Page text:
1) I guess this depends on the reference you assume. That is, with regard
to the body, the hand is moving while putting things. With
regard to the background in front of which the body as a trajector exists,
it probably doesn't (or maybe the hand does, but the slight
facial movement doesn't). So it seems to be a fuzzy distinction. Nevertheless,
my intuition tells me that for a verb to be a motion verb
there has to be a movement of the whole body involved. This movement can
be along a path (run) or at a location (jump). So I
wouldn't include `to put something' into the class of motion verbs as long
as only a movement of an arm or a hand is necessary. [...] Here I agree
for bring and for the reading of take which includes a movement to the
place of reference (i.e., the place the thing or
person has to be taken to, as in taking something to the kitchen (while in
the living room)). If I stand in front of a table and take a
book from the table, I would not consider take to be a motion verb. 2).
[...] concerning your example [fall] I would prefer the Manner reading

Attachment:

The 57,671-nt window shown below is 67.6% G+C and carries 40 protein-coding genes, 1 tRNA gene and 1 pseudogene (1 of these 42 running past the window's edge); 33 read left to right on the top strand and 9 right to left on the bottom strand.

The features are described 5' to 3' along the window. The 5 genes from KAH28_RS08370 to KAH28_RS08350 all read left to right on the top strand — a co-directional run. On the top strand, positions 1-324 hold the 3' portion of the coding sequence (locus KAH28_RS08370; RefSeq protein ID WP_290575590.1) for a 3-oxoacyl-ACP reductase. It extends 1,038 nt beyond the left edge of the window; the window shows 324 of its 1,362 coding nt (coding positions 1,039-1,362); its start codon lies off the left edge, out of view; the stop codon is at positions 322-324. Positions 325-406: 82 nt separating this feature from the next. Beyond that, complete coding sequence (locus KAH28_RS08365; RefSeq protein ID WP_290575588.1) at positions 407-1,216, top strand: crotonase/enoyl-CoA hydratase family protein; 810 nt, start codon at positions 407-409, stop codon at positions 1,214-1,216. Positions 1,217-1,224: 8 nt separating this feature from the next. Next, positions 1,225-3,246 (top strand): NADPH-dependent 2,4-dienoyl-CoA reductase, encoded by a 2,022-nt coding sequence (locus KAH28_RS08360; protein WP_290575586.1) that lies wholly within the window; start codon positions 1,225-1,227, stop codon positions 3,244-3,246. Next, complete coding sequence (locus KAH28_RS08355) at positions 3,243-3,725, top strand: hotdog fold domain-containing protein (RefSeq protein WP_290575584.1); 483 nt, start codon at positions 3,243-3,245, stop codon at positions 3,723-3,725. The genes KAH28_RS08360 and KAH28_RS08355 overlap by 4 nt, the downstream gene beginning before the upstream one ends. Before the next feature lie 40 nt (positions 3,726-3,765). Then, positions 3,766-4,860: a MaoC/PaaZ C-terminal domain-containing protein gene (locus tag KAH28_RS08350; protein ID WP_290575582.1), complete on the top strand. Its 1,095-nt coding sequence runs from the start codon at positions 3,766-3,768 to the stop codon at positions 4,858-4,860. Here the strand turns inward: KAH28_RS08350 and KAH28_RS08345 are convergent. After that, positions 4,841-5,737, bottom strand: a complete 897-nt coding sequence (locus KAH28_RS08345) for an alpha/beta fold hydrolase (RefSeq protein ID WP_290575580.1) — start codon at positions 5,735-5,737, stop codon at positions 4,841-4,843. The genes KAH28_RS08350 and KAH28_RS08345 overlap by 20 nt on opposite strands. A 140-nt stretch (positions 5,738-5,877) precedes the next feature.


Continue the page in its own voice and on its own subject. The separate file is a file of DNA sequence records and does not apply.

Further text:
(just intuitively - maybe because a Path analysis is not
distinctive enough, as flow, run, fall, jump, etc. would all entail Path
From: Heidi Harley, email@example.com
1). I have always understood motion verbs to be those verbs that involve
motion or change of position of the body as a whole. "sit" and "stand", in
the active senses, then, would be motion verbs, "sit" and "stand" in the
stative sense ("The lamp stands in the corner"), verbs describing facial
movements and placing things with the hands (without moving the whole body)
would not be. "Bring" and "take", insofar as they imply movement of
the bearer along with the Theme, are motion verbs. (Pinker has some
interesting remarks in his 1989 book on the availability of the double-object
construction in English with such verbs -- although I think 'bring' and
'take' are counterexamples to his claim, which is that if the bearer has to
go along with the Theme, it's not dative-shiftable: "I threw Mary the
ball" but "??I schlepped Mary the box".
2). I would think "fall" encodes Path, not manner. Manner, I think, crucially
involves some element of meaning that remains constant throughout the
event; an element that is not, in Vendlerian terms, evolving towards a
culmination point, but is just 'accompanying' the event over its duration
. The problem with 'fall', I suppose, is that for sufficiently unbounded
falling (e.g. the weightlessness of astronauts in orbit), there is no
culmination point, at which point I suppose it might be a manner verb.